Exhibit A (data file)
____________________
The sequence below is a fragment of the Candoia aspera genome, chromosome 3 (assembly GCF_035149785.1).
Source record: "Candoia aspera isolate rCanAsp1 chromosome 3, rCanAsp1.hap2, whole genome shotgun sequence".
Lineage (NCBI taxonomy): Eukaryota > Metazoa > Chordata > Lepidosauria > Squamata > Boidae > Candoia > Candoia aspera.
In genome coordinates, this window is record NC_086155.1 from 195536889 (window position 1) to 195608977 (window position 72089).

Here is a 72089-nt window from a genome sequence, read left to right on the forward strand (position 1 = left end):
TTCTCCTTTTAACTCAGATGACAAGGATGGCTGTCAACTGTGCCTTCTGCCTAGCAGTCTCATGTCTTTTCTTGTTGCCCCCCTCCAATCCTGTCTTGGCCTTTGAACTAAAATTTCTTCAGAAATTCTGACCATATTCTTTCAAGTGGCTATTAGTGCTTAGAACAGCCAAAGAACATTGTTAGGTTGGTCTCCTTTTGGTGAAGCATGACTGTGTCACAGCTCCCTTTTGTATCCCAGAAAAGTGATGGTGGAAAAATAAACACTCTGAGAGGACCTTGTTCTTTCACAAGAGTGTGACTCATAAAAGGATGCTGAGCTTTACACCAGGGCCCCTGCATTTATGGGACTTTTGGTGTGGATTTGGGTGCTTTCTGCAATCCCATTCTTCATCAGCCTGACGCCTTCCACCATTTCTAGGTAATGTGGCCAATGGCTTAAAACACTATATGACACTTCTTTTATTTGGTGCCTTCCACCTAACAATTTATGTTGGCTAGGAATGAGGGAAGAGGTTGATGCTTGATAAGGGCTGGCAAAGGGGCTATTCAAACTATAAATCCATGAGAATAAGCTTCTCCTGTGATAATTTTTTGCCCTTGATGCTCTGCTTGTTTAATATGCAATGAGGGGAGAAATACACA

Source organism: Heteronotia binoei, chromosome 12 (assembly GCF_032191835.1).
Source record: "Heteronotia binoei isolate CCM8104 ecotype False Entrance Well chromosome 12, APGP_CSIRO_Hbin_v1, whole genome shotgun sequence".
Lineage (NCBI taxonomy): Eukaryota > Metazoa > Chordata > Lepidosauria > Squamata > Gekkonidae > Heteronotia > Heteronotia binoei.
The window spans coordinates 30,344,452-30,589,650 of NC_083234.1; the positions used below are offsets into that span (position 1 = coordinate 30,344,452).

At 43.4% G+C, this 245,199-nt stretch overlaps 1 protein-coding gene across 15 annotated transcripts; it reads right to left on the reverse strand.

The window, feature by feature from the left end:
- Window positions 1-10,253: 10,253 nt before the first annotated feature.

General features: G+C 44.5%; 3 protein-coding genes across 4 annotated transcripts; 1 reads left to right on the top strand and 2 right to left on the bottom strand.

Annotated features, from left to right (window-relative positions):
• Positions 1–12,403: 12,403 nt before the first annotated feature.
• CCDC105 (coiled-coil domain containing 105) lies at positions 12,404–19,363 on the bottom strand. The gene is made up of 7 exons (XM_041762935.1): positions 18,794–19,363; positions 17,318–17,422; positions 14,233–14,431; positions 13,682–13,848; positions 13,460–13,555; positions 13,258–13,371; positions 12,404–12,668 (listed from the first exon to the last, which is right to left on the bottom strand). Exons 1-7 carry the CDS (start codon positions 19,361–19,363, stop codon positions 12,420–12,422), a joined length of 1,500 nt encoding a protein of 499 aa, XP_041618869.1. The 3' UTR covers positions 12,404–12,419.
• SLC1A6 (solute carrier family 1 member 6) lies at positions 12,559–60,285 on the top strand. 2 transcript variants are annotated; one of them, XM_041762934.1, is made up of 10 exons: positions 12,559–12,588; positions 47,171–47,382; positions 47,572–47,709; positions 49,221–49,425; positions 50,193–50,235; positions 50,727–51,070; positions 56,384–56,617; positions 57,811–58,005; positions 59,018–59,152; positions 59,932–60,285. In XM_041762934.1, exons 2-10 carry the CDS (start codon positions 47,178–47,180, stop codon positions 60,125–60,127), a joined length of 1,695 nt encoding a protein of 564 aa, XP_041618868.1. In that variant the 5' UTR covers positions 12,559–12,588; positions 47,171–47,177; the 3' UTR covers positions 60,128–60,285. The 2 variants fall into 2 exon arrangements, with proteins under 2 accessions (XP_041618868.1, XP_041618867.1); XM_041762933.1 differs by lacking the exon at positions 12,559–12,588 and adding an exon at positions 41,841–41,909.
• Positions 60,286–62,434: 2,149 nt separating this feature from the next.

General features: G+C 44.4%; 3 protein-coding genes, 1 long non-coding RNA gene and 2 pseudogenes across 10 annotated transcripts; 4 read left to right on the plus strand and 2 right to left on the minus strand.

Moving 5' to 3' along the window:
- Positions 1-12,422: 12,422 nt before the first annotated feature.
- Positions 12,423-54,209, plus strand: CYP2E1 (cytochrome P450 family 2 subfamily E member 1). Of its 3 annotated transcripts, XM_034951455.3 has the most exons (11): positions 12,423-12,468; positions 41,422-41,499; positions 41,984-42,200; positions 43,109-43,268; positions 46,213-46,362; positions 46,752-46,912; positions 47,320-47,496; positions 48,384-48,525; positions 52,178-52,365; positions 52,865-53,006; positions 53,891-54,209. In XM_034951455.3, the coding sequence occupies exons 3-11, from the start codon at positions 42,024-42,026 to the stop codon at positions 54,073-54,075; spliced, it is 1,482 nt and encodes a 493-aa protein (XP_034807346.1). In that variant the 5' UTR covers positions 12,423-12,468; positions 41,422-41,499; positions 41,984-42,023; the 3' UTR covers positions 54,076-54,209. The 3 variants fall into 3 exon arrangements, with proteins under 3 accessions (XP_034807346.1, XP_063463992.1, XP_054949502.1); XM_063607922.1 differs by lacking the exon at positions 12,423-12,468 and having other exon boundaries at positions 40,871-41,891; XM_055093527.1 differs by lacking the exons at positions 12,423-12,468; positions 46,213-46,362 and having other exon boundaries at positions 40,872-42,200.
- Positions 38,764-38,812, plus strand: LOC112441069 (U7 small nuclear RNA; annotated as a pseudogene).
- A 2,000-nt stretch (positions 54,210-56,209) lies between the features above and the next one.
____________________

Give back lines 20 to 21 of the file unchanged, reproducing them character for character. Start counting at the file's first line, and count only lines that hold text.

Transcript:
General features: G+C 44.4%; 3 protein-coding genes, 1 long non-coding RNA gene and 2 pseudogenes across 10 annotated transcripts; 4 read left to right on the plus strand and 2 right to left on the minus strand.

Moving 5' to 3' along the window: